Health & Fitness

August 2, 2014

Texas lab playing a role in quest for a cure for Ebola

The Galveston National Laboratory is the only academic lab in the country to be rated Level 4, meaning it is equipped to research the deadliest biological agents known because of the sophisticated safeguards in place.

As the worst recorded Ebola outbreak in history sweeps across West Africa, hope for a cure is centering on scientists thousands of miles away at the Galveston National Laboratory, where researchers are working on three of the most promising potential cures.

The National Lab at the University of Texas Medical Branch at Galveston has been awarded $6 million from the National Institutes of Health and the Defense Department to develop cures for Ebola and the equally deadly Marburg virus, the school said last week.

The Ebola virus that has infected more than 1,000 people in West Africa and killed more than 700 is a new strain, which could complicate efforts to develop a cure, said Scott Weaver, the National Lab’s scientific director.

The outbreak is the longest-lasting and most widespread Ebola outbreak recorded, Weaver said, and cases are being reported for the first time in highly populated cities.

The National Laboratory is the only academic lab in the country rated at Level 4, meaning it is equipped to research the deadliest biological agents known because of the safeguards in place. Weaver said scientists at the National Laboratory have been working with the Ebola virus for 10 years, making them a natural choice to pursue the cures.

In the four-story Galveston facility, workers must wear thick protective garments and headgear that looks like spacesuits when entering the part of the lab where the viruses are kept. Most of an entire floor is jammed with equipment to filter the air and ensure that the air pressure is lower inside the building than outside so that particles cannot escape through vents.

In Africa, two U.S. aid workers, including a Texas doctor, have contracted Ebola, and chances are good that a traveler infected with the disease could enter the United States.“I think that the risk is pretty high that we are going to see imported cases,” Weaver said.

Even if an infected person arrives in the U.S., there is little chance that Ebola could get a foothold here, said T.G. Ksiazek, a pathology professor at the Medical Branch. Ebola can only be transmitted through contact with body fluids and is easily controlled with modern medical techniques, said Ksiazek, who will leave for Africa this month to assist in efforts to halt the spread of Ebola.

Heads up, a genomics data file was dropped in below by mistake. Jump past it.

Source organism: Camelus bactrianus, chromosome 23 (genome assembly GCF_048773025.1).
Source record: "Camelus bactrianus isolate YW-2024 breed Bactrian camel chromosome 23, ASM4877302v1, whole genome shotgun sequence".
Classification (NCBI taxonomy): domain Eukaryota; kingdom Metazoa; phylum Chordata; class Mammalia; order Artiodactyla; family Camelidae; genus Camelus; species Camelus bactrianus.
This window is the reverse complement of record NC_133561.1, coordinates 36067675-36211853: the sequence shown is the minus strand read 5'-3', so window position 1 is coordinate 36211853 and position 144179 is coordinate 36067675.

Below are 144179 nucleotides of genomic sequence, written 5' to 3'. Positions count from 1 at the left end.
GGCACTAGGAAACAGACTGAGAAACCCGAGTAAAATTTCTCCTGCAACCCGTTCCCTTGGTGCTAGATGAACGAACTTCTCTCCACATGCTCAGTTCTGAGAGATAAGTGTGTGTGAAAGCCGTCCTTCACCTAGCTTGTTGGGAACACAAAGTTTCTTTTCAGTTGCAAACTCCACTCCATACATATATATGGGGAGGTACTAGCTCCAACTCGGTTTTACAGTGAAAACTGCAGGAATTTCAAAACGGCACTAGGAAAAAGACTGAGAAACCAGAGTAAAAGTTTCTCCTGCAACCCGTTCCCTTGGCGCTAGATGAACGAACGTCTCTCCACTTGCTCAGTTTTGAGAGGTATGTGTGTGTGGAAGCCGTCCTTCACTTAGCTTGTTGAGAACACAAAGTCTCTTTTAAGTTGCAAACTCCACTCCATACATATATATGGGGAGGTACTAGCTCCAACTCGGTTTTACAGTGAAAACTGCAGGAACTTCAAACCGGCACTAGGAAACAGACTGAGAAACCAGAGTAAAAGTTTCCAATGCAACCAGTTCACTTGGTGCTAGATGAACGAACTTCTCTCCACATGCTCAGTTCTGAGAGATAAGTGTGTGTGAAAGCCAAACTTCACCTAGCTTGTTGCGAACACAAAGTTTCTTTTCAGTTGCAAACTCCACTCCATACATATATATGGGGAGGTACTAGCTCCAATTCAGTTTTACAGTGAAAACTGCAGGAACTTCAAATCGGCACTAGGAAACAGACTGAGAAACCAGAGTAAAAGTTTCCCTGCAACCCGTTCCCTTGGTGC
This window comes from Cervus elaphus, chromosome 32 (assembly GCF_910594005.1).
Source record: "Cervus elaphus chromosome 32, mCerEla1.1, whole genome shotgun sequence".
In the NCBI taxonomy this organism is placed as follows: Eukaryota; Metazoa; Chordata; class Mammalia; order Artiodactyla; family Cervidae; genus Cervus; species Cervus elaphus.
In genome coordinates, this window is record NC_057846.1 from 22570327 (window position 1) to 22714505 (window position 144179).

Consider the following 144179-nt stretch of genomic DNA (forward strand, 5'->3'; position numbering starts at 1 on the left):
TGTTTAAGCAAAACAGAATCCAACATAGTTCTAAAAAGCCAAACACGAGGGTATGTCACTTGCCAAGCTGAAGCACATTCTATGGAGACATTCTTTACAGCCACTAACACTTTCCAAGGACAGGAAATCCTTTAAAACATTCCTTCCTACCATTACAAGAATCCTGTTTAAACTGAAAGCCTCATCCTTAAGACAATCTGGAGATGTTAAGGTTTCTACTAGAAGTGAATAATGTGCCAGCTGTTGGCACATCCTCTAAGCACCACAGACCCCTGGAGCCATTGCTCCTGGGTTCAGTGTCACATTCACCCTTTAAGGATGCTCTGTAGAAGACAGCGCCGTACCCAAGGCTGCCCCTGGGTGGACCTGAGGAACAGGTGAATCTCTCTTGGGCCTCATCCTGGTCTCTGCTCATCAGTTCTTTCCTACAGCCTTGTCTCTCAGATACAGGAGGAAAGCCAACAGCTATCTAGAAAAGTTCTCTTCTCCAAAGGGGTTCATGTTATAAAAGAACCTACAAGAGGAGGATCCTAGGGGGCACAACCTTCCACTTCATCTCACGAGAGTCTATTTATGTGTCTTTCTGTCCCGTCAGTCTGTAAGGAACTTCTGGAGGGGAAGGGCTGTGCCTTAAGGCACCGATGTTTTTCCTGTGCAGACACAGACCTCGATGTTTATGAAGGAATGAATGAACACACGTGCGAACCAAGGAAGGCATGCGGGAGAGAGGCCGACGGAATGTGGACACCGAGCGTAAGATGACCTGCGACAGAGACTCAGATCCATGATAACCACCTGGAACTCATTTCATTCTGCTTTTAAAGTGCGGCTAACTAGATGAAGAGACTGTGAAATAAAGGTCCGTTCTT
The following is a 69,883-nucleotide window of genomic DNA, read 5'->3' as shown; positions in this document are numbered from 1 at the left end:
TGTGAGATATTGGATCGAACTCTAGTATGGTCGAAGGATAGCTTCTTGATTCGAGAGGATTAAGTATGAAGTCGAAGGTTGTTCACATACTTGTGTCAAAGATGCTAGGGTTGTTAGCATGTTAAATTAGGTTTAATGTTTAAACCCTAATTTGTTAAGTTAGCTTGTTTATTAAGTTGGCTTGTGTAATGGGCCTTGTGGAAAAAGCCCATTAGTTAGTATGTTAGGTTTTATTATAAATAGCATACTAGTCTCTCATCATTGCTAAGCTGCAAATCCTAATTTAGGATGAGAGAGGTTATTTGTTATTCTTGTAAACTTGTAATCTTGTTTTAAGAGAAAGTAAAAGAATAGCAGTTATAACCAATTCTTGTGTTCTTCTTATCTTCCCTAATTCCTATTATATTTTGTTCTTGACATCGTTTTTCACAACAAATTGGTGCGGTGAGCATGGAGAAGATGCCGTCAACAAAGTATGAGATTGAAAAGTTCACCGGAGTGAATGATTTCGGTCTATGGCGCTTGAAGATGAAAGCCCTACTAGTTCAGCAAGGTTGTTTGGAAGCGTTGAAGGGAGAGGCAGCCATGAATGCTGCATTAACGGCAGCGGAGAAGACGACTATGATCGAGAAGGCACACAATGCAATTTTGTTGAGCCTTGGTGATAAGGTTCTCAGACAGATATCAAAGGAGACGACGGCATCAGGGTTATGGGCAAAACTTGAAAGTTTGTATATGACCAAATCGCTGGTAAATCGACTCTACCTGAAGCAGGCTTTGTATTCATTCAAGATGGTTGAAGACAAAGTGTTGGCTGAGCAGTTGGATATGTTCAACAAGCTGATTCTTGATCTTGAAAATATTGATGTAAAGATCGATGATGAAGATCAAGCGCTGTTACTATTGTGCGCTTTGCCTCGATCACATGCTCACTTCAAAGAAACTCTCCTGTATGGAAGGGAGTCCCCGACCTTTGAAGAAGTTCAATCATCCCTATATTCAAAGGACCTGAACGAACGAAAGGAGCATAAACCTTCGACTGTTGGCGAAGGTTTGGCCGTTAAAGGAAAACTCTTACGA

“We do occasionally have diseases like this imported into the U.S. and we fare well,” he said.

Potential cures

Several other laboratories worldwide and nationally are also developing cures, but the three potential cures being worked on at the National Lab are the most promising, Weaver said. Heinz Feldmann, chief of virology at the National Institute of Allergy and Infectious Diseases’ Rocky Mountain Laboratories in Hamilton, Mont., said three of the most renowned Ebola experts are at the Galveston National Laboratory, including Ksiazek. Weaver also is widely known. “Scott is one of the leading virologists in the United States and the world,” said Feldmann, who helped develop a vaccine that is one of the three cures being studied at the Medical Branch.

The bulk of the research on Ebola is being done in the U.S. because the federal government has been willing to fund research into cures of what are known as “emerging diseases,” such as the Ebola and West Nile viruses. Private companies are reluctant to invest the millions — or hundreds of millions — of dollars needed to develop a cure for a disease like Ebola because there is little chance of making a profit.

“There is really no market for this in a typical sense,” Weaver said. “There is no company that thinks they can market this in West Africa for a profit.”

That’s also true of viruses such as West Nile. Making a profit on a virus like West Nile or Ebola is difficult because the outbreaks occur sporadically, so there is no way to predict when a vaccine will be needed.

“If you have a disease like Ebola, it might not show up for several years,” Weaver said. Its sporadic nature also makes it difficult to conduct the testing on humans that is typically done before a drug is licensed by the Federal Drug Administration.

Typically, testing of a flu drug on humans would be done during flu season, but trials are difficult to arrange because Ebola doesn’t appear regularly like the common flu.“It’s almost impossible to set up a clinical test,” Weaver said.

Weaver said the FDA has agreed to license drugs tested only on animals but has never licensed a new product tested only with animals and never on humans.

Quick results sought

The possible cure with the best chance of being developed quickly is a vaccine that has already proved to prevent Ebola in animals if the drug is given before exposure — and, in some instances, has cured the disease after exposure, Weaver said. The National Laboratory will determine how much protection the vaccine gives after exposure and how long it lasts, he said.

With luck, a vaccine might be ready in months, Weaver said. Using it that quickly would require the FDA to allow it to be used unlicensed on an emergency basis and would require the consent of the local governments in Africa, he said.

One of the other possible cures involves genetic engineering to produce antibodies that attack the virus. Another uses a genetic code to interfere with the way the virus reproduces.

“The No. 1 question,” Weaver said, “is how quickly enough could be manufactured and who would pay to have them manufactured?”

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